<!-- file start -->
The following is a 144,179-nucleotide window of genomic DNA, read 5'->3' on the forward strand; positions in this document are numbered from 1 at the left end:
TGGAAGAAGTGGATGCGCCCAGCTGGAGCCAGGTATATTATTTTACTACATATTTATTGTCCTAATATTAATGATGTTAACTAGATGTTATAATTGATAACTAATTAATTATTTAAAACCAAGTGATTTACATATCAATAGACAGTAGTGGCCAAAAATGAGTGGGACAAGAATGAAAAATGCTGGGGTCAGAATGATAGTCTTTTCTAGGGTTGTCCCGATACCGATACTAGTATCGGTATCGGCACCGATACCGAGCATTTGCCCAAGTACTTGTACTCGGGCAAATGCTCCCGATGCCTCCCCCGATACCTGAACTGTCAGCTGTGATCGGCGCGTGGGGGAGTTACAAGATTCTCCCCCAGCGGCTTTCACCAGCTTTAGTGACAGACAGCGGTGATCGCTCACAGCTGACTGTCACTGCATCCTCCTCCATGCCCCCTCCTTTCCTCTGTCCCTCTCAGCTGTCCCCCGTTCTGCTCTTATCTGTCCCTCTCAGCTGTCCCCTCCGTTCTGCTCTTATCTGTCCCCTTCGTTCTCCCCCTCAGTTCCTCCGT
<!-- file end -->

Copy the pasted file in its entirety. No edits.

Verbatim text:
The following is a 144,179-nucleotide window of genomic DNA, read 5'->3' on the forward strand; positions in this document are numbered from 1 at the left end:
TGGAAGAAGTGGATGCGCCCAGCTGGAGCCAGGTATATTATTTTACTACATATTTATTGTCCTAATATTAATGATGTTAACTAGATGTTATAATTGATAACTAATTAATTATTTAAAACCAAGTGATTTACATATCAATAGACAGTAGTGGCCAAAAATGAGTGGGACAAGAATGAAAAATGCTGGGGTCAGAATGATAGTCTTTTCTAGGGTTGTCCCGATACCGATACTAGTATCGGTATCGGCACCGATACCGAGCATTTGCCCAAGTACTTGTACTCGGGCAAATGCTCCCGATGCCTCCCCCGATACCTGAACTGTCAGCTGTGATCGGCGCGTGGGGGAGTTACAAGATTCTCCCCCAGCGGCTTTCACCAGCTTTAGTGACAGACAGCGGTGATCGCTCACAGCTGACTGTCACTGCATCCTCCTCCATGCCCCCTCCTTTCCTCTGTCCCTCTCAGCTGTCCCCCGTTCTGCTCTTATCTGTCCCTCTCAGCTGTCCCCTCCGTTCTGCTCTTATCTGTCCCCTTCGTTCTCCCCCTCAGTTCCTCCGT